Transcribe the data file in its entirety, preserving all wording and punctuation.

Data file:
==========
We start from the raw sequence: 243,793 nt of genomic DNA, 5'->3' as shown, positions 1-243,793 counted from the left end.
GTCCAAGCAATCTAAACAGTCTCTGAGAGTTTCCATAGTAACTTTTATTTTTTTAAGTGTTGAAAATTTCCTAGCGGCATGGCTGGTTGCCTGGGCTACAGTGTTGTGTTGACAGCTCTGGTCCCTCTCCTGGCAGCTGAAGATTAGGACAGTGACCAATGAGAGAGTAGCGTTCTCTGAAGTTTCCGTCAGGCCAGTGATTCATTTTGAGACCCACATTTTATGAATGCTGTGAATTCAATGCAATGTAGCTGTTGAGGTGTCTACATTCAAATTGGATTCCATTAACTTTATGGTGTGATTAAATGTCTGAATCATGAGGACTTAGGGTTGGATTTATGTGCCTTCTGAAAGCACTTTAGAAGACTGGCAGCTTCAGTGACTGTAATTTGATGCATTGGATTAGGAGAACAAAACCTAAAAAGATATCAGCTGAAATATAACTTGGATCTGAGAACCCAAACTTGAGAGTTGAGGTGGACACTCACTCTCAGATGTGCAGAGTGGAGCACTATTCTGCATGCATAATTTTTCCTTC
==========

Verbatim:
We start from the raw sequence: 243,793 nt of genomic DNA, 5'->3' as shown, positions 1-243,793 counted from the left end.
GTCCAAGCAATCTAAACAGTCTCTGAGAGTTTCCATAGTAACTTTTATTTTTTTAAGTGTTGAAAATTTCCTAGCGGCATGGCTGGTTGCCTGGGCTACAGTGTTGTGTTGACAGCTCTGGTCCCTCTCCTGGCAGCTGAAGATTAGGACAGTGACCAATGAGAGAGTAGCGTTCTCTGAAGTTTCCGTCAGGCCAGTGATTCATTTTGAGACCCACATTTTATGAATGCTGTGAATTCAATGCAATGTAGCTGTTGAGGTGTCTACATTCAAATTGGATTCCATTAACTTTATGGTGTGATTAAATGTCTGAATCATGAGGACTTAGGGTTGGATTTATGTGCCTTCTGAAAGCACTTTAGAAGACTGGCAGCTTCAGTGACTGTAATTTGATGCATTGGATTAGGAGAACAAAACCTAAAAAGATATCAGCTGAAATATAACTTGGATCTGAGAACCCAAACTTGAGAGTTGAGGTGGACACTCACTCTCAGATGTGCAGAGTGGAGCACTATTCTGCATGCATAATTTTTCCTTC